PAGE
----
Over the last 10–15 years, our industry has developed and deployed many large-scale Internet services, from e-commerce to social networking sites, all facing common challenges in latency, reliability, and scalability. Over time, a relatively small number of architectural patterns have emerged to address these challenges, such as tiering, caching, partitioning, and pre- or post-processing compute-intensive tasks. Unfortunately, following these patterns requires developers to have a deep understanding of the trade-offs involved in these patterns as well as an end-to-end understanding of their own system and its expected workloads. The result is that non-expert developers have a hard time applying these patterns in their code, leading to low-performing, highly suboptimal applications.

In this paper, we propose FLUXO, a system that separates an Internet service’s logical functionality from the architectural decisions made to support performance, scalability, and reliability. FLUXO achieves this separation through the use of a restricted programming language designed 1) to limit a developer’s ability to write programs that are incompatible with widely used Internet service architectural patterns; and 2) to simplify the analysis needed to identify how architectural patterns should be applied to programs. Because architectural patterns are often highly dependent on application performance, workloads and data distributions, our platform captures such data as a runtime profile of the application and makes it available for use when determining how to apply architectural patterns. This separation makes service development accessible to non-experts by allowing them to focus on application features and leaving complicated architectural optimizations to experts writing application-agnostic, profile-guided optimization tools.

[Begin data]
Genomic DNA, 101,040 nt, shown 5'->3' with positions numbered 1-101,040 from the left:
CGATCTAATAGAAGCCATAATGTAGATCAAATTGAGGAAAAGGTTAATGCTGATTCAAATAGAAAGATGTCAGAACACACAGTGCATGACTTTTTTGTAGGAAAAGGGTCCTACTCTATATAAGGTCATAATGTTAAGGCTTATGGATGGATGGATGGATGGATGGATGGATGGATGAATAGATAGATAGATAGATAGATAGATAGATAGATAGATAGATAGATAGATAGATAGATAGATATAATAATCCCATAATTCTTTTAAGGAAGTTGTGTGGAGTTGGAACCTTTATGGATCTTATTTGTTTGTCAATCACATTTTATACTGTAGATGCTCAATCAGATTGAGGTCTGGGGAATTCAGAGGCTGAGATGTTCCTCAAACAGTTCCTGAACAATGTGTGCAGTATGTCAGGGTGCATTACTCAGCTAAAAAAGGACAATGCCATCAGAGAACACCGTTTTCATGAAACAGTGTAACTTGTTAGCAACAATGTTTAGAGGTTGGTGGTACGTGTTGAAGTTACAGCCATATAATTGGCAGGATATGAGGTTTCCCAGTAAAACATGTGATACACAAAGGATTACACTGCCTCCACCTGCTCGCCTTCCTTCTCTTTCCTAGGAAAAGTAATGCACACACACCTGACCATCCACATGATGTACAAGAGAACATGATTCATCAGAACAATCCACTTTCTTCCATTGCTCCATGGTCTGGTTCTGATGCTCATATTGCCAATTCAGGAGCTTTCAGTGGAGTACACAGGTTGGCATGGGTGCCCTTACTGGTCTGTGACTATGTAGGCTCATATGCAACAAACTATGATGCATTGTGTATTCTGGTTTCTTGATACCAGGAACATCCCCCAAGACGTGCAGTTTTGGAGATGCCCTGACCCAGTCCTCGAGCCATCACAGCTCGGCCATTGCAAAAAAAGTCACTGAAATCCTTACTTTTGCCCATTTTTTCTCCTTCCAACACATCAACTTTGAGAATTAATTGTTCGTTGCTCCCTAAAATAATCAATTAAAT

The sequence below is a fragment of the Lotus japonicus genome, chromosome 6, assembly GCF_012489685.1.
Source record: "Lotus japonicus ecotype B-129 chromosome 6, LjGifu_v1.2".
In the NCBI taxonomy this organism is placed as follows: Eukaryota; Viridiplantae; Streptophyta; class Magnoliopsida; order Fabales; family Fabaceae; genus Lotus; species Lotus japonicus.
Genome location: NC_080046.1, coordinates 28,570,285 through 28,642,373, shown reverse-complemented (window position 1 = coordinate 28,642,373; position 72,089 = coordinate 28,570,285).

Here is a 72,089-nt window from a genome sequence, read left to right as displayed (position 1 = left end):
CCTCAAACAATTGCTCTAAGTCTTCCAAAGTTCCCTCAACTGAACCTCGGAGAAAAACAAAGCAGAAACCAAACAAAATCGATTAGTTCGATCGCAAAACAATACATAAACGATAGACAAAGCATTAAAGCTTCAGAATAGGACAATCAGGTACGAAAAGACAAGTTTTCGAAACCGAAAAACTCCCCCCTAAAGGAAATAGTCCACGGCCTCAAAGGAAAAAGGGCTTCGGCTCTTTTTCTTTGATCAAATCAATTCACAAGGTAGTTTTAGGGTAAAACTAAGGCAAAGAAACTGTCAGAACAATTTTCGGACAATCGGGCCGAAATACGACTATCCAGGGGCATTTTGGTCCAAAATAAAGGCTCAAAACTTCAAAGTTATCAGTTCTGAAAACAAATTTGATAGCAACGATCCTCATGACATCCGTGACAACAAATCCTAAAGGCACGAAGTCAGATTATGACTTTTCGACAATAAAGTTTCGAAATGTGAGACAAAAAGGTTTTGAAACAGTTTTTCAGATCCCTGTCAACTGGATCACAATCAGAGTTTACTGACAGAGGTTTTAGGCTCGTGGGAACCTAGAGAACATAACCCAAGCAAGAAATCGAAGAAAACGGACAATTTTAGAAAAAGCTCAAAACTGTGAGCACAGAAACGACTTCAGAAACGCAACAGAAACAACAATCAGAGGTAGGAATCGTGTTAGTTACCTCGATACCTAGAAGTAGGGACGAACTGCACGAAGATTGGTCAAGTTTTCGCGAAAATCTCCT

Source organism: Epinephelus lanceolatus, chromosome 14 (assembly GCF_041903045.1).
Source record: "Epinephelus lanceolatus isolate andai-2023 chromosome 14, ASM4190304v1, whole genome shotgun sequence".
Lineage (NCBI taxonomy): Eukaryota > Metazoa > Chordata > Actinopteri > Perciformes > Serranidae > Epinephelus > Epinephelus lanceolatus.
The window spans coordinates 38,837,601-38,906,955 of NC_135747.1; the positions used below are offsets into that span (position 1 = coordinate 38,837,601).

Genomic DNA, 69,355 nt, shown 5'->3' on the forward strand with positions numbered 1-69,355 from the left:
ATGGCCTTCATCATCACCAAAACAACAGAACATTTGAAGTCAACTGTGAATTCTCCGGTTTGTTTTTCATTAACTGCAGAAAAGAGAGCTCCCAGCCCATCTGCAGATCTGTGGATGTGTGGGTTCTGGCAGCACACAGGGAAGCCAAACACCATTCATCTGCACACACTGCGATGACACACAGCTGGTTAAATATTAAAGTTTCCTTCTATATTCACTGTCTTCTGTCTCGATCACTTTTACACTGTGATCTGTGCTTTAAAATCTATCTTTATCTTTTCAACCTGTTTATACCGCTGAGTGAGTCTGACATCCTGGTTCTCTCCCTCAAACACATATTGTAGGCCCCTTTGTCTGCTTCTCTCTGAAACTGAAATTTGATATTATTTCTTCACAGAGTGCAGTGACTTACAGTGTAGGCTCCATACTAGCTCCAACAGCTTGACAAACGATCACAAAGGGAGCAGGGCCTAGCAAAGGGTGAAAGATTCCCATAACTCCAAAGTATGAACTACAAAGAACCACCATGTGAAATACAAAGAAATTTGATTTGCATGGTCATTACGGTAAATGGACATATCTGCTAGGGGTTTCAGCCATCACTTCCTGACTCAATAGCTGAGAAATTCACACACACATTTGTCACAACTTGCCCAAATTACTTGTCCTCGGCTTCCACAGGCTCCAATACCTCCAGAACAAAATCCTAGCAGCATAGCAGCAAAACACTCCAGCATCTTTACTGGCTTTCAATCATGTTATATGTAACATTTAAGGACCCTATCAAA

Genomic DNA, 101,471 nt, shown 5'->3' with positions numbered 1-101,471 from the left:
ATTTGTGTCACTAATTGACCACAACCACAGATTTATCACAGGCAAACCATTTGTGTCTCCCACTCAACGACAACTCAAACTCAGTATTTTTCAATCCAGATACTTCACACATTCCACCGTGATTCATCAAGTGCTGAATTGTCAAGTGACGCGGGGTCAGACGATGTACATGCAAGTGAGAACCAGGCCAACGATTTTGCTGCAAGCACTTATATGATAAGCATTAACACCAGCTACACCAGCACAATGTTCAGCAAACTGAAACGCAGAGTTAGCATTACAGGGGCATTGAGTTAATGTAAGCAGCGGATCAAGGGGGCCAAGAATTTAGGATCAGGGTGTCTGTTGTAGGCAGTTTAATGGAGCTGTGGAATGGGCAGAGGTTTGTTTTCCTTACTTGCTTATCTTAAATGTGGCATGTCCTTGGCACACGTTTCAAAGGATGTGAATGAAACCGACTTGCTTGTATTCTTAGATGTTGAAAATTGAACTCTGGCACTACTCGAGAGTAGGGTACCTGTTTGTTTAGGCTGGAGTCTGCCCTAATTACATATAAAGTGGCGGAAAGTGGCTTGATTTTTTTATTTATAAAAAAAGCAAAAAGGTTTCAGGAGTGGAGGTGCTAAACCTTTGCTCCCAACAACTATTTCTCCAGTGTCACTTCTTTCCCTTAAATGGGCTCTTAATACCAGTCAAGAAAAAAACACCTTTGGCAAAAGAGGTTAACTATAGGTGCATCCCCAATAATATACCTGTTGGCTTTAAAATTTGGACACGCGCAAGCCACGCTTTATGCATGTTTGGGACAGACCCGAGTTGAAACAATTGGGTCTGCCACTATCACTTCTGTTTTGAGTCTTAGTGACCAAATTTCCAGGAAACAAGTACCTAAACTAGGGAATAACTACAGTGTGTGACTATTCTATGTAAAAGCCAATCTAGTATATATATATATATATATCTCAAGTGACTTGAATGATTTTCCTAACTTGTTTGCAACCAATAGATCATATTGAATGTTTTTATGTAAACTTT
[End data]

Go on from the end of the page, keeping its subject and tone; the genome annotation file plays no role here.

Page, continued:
To evaluate FLUXO, we show how a variety of architectural patterns can be expressed as transformations applied to FLUXO programs. Even simple heuristics for automatically applying these optimizations can show reductions in latency ranging from 20-90% without requiring special effort from the application developer. We also demonstrate how a simple shared-nothing tiering and replication pattern is able to scale our test suite, a web-based IM, email, and addressbook application.